Don’t be put off by the bowler hat on the cover of Owen Jones’s The Establishment. Top civil servants are barely mentioned. There’s little about aristocrats, only passing references to Oxbridge, and nothing at all about fagging.
For Jones, author of the bestselling Chavs, it’s not the old school tie but ideas that bind the “new Establishment” together: free markets, a minimal state, hyper-individualism and a sense of limitless entitlement. This amounts to a “common mentality which holds that those at the top deserve their power”. If the Establishment had a motto, says Jones, it would be L’Oréal’s slogan: “Because I’m worth it.”
The right-wing blogger “Guido Fawkes” (AKA Paul Staines) calls this what it is: plutocracy. In a slightly creepy, moustache-twirling contribution, he tells Jones that undermining politicians is about undermining democracy itself. “It suits my ideological game plan,” he says. “Democracy always leads to… those who don’t have [taking] from those who do have.”
Fawkes, says Jones, is one of the Establishment “outriders” – people who pose as dissidents while working to shift mainstream thinking towards Establishment ideology. Jones traces their origins back to Mont Pèlerin in Switzerland in 1947, where a group of right-wing thinkers and economists (my distinction is deliberate) met to plot the ideological fightback against post-war social democracy.
Jones’s assault on this ideology is clear, well-argued and passionate, but it’s not clear why he needs to shoehorn it into an awkward, institutional concept like “the Establishment” – especially as trying to pin down who’s in and who’s out causes him so much trouble.
The book abounds with people from Establishment institutions – economists, senior police officers, journalists, even some Tory MPs and bankers – who are critical of this dominant ideology. Often the evidence Jones uses to expose how it has corrupted British public life comes from the same institutions supposedly in its merciless grip. And he can’t decide whether the “libertarian” ideas espoused by many working-class Tories and UKIP supporters constitutes Establishment thinking or not.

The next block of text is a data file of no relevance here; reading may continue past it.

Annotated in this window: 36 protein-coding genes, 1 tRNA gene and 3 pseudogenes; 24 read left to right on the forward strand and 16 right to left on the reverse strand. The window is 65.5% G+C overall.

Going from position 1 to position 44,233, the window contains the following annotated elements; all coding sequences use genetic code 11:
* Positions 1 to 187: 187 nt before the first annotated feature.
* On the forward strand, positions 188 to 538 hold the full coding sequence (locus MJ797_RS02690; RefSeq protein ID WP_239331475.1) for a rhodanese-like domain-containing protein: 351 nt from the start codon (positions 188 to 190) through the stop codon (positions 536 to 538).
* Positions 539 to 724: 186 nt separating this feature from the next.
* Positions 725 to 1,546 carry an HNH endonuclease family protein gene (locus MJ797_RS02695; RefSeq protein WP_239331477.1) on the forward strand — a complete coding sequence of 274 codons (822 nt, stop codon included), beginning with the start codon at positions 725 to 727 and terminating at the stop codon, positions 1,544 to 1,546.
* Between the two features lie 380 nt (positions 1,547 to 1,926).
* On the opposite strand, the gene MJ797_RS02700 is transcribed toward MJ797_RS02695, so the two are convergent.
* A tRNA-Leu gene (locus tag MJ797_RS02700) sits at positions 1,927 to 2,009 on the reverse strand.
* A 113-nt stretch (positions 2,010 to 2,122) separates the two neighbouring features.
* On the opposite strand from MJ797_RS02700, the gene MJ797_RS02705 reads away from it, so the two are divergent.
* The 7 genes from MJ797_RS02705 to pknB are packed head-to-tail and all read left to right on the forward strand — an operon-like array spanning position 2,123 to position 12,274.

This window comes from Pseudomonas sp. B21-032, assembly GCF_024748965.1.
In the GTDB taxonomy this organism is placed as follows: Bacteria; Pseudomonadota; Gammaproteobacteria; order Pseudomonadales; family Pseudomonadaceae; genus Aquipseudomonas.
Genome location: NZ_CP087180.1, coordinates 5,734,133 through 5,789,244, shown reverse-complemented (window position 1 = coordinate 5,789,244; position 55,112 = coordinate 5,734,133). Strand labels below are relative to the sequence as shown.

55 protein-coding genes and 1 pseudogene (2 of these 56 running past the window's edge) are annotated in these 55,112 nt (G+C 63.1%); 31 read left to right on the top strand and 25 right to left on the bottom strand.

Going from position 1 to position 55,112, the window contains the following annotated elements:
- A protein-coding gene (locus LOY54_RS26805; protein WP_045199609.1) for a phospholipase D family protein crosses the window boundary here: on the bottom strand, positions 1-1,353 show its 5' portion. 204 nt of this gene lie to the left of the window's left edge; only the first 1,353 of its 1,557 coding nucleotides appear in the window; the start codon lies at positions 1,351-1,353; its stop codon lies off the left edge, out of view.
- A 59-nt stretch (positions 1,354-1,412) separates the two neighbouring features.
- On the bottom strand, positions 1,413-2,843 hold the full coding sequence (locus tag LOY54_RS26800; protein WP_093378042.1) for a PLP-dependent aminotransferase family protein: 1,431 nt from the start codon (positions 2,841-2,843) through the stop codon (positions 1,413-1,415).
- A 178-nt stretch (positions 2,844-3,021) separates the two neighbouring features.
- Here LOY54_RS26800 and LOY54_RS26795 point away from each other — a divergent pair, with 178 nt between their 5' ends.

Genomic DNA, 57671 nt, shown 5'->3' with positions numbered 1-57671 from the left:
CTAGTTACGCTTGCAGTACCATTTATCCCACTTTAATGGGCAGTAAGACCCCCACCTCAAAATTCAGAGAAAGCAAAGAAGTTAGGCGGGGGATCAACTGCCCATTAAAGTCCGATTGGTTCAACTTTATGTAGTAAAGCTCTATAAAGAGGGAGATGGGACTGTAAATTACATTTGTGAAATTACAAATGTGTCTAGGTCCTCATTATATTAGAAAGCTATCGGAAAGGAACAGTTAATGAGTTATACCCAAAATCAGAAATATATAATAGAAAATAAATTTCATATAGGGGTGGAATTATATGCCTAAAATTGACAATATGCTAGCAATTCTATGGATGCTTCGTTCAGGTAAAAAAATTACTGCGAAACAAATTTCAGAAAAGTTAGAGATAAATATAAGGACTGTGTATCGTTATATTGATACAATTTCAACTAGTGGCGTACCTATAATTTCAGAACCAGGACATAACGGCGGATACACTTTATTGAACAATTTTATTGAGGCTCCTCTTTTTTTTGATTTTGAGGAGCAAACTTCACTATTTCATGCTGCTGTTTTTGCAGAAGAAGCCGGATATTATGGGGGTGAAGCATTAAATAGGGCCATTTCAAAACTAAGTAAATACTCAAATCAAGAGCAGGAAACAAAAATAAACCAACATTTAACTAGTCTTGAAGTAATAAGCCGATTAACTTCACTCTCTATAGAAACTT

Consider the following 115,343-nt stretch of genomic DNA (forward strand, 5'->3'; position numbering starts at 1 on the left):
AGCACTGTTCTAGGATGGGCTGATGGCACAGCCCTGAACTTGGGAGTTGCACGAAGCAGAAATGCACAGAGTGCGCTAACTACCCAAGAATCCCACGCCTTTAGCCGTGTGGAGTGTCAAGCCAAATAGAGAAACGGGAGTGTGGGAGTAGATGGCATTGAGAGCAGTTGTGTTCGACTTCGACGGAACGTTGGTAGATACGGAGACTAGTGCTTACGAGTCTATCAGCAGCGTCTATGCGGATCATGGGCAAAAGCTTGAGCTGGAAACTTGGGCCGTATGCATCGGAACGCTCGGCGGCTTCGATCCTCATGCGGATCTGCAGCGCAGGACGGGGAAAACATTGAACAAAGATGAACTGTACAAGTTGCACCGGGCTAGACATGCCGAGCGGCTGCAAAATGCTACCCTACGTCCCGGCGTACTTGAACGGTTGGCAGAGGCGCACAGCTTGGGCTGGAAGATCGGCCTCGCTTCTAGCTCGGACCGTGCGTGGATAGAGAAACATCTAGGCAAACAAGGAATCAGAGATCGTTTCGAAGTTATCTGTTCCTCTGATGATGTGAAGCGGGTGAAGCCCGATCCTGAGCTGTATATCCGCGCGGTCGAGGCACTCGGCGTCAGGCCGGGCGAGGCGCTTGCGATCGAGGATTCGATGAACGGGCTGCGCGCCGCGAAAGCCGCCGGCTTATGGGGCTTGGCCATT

For example, Jones says that allegations of left-wing bias are “a way of controlling the BBC”. But that would be unnecessary if the corporation was the “consistent platform for Establishment perspectives” that he describes. In fact, there is plenty on the BBC – comedy, drama and current affairs – which challenges free-market ideology, as well as plenty that doesn’t. Jones’s claims about a uniform BBC political ideology are simply wrong.
Jones is excellent how corporate interests have manipulated the state for their own ends, sucking up lucrative government contracts while simultaneously avoiding tax. His account, for example, of how A4e milked taxpayers for hundreds of millions of pounds, hugely enriching its founder Emma Harrison in the process (staff even nicknamed the firm “All for Emma”), while providing an abysmal service to jobseekers, is devastating even if not exactly news.
Ferocious attacks from Amazon users and some right-wing hacks ludicrously cite Jones’s left-wing politics – and Oxford education – as reasons not to read a left-wing book. But few put up much defence against the facts as he lays them out. More balanced critics point out that what Jones describes is not an establishment but a consensus. But that doesn’t mean it isn’t a rotten one. Or that it cannot be changed.